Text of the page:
One of the many adages of firearm safety is “Don’t draw a gun unless you intend to use it.” It’s based on the belief that the presence of a firearm escalates an argument, rather than calming it down.
In case you somehow missed it, there’s a presidential election this year. President Donald Trump is running for re-election, and while he has opposition from within his party, none of those opponents will be on Georgia’s ballot.
A Scout is Trustworthy, Loyal, Helpful, Friendly, Courteous, Kind, Obedient, Thrifty, Brave, Clean, and Reverent. Surely, somewhere in the Scout Law, one could find a prohibition against abuse.
The Moultrie Observer has been your local newspaper for more than 125 years. We’re working hard to live up to the ideal of your local news source — and you’ve probably noticed some success.
Jan. 22 was the three-year anniversary of a tornado in Albany that killed five people. Feb. 13 will be the 20-year anniversary of a tornado in Camilla that killed 11. Smack between those dates is Severe Weather Awareness Week, which begins Monday.
Allow us to add our voice to those praising the recent recipients of the Moultrie-Colquitt County Chamber of Commerce’s annual awards. Their contributions to our community are legion, and we are a better place for having them here.
The special election for House District 171 is almost designed for small turnout here. The district includes all of Mitchell County but only parts of Colquitt and Decatur counties. The eight precincts in Colquitt County that are involved include some of the county’s smallest.
Concerns are evident when the topic of Second Saturdays comes up. City Manager Pete Dillard emphasized at this week’s city council meeting that the downtown festival’s inaugural event in March will be a test.
Slogans — short, quippy comments associated with a product or campaign — can root themselves in our minds, maybe for the rest of our lives. Once you’ve heard “Give a hoot, don’t pollute” it’s hard to get rid of it.
January is National Slavery and Human Trafficking Prevention Month. The month is dedicated to raising awareness about human trafficking, otherwise known as modern slavery.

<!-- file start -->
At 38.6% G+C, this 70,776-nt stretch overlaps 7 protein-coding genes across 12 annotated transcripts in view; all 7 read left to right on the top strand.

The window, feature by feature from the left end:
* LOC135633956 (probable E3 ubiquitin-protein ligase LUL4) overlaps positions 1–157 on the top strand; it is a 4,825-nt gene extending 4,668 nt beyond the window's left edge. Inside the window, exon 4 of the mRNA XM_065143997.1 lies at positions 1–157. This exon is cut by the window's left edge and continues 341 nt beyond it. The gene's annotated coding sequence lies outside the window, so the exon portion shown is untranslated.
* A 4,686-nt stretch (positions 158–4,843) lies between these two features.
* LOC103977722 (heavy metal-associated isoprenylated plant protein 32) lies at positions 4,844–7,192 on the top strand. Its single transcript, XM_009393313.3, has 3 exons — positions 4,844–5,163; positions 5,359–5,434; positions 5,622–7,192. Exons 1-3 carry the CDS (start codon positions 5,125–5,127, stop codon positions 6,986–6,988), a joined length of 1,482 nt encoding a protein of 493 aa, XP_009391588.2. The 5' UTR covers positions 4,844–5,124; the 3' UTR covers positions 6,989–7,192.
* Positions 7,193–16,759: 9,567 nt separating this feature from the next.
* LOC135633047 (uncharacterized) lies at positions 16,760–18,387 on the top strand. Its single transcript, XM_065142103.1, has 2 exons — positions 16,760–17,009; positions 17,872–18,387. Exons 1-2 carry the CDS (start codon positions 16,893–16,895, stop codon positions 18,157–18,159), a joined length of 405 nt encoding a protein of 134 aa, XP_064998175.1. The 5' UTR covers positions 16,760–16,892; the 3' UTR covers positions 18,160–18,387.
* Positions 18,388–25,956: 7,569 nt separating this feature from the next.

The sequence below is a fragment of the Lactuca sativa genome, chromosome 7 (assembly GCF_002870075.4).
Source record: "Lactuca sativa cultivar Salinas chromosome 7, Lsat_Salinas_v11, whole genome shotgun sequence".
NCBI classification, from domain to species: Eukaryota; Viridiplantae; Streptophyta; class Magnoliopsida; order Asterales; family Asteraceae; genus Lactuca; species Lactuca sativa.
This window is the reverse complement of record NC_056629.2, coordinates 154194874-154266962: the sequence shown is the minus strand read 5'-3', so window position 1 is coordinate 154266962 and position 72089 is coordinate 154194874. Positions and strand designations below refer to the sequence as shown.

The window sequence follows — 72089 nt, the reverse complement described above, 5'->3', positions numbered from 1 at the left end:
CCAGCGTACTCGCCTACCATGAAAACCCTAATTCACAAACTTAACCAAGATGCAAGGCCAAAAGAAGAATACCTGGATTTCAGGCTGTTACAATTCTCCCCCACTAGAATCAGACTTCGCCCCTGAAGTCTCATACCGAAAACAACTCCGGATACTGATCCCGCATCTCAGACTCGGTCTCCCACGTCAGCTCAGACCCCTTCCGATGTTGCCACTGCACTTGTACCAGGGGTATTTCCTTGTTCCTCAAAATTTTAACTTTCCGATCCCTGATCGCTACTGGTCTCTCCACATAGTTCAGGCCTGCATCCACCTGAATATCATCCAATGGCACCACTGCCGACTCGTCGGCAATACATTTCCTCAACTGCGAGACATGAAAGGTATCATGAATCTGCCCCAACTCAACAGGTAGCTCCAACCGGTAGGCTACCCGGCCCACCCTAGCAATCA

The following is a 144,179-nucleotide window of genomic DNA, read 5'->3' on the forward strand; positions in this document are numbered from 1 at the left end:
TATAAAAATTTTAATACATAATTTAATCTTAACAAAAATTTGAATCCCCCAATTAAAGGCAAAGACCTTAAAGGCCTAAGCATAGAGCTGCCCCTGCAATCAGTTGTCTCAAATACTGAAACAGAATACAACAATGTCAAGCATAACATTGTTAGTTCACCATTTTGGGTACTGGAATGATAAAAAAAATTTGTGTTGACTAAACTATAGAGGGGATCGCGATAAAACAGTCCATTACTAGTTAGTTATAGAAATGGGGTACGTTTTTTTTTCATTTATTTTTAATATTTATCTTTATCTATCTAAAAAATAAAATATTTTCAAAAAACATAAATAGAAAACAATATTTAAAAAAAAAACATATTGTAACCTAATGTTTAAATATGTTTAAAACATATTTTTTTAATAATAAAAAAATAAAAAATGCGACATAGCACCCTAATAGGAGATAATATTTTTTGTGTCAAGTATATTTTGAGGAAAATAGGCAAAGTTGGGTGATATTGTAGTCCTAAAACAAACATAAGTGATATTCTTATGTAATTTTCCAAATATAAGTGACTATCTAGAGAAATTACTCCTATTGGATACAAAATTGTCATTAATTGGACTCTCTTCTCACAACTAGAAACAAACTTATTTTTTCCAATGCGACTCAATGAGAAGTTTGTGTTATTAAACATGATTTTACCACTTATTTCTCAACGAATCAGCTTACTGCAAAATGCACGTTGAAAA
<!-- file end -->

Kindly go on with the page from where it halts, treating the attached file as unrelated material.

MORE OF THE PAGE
The purpose of taxes is to fund government and its services. We hope our elected representatives are wise and conscientious over how they spend that money, although we are disappointed from time to time.
A special election this month offers more potential drama than we might wish with a potential runoff, new voting machines and a controversial voter purge.
In the 2005 animated movie “Robots,” the main character lived by the motto, “See a need, fill a need.” It was a mantra of service that saw him through all the challenges that the plot threw at him.
On television this week, political commentator Mike Huckabee pointed out that Joseph and Mary had gone from their home in Nazareth to Bethlehem to participate in the census, in accordance with the law. It was in Bethlehem, of course, where Mary gave birth to Jesus.
The media should make a clear distinction between news and opinion. We are committed to making sure we do not blur the lines between news reporting and opinion pieces.
With Thanksgiving behind us, the Christmas season is free to begin in earnest. Driving home from celebrations Thursday night, we saw several houses already decorated for the holiday season.
Politics is messy, and nowhere is it messier — or bloodier — than in the Middle East. The “Cradle of Civilization” often seems determined to become civilization’s tomb as well. Sunni and Shiite, Arab and Jew, native tribes and former colonial powers — from this distance, it’s hard to even te…
When you deal with a condition frequently over time, you start to think everyone understands things about it that are not necessarily clear. You understand them because you work with them all the time. The Observer fell into this trap with its coverage of the City of Moultrie elections, and a phone call Monday morning brought it to our attention.
- Change in distribution stalls Colquitt Regional's antibody program
- PCOM South Georgia plans expansion; local governments buy in
- Farm equipment CEO sentenced to prison
- Meigs man sentenced after Ochlocknee dog brings home meth
- Crime reports for Sept. 17, 2021
- Crime reports for Sept. 15, 2021
- MEDICAL COLUMN: Cancers of the bladder and kidneys
- Crime reports for Sept. 16, 2021
- Local leaders waiting for details of vaccine mandate
- Colquitt County cruises past Heritage 55-0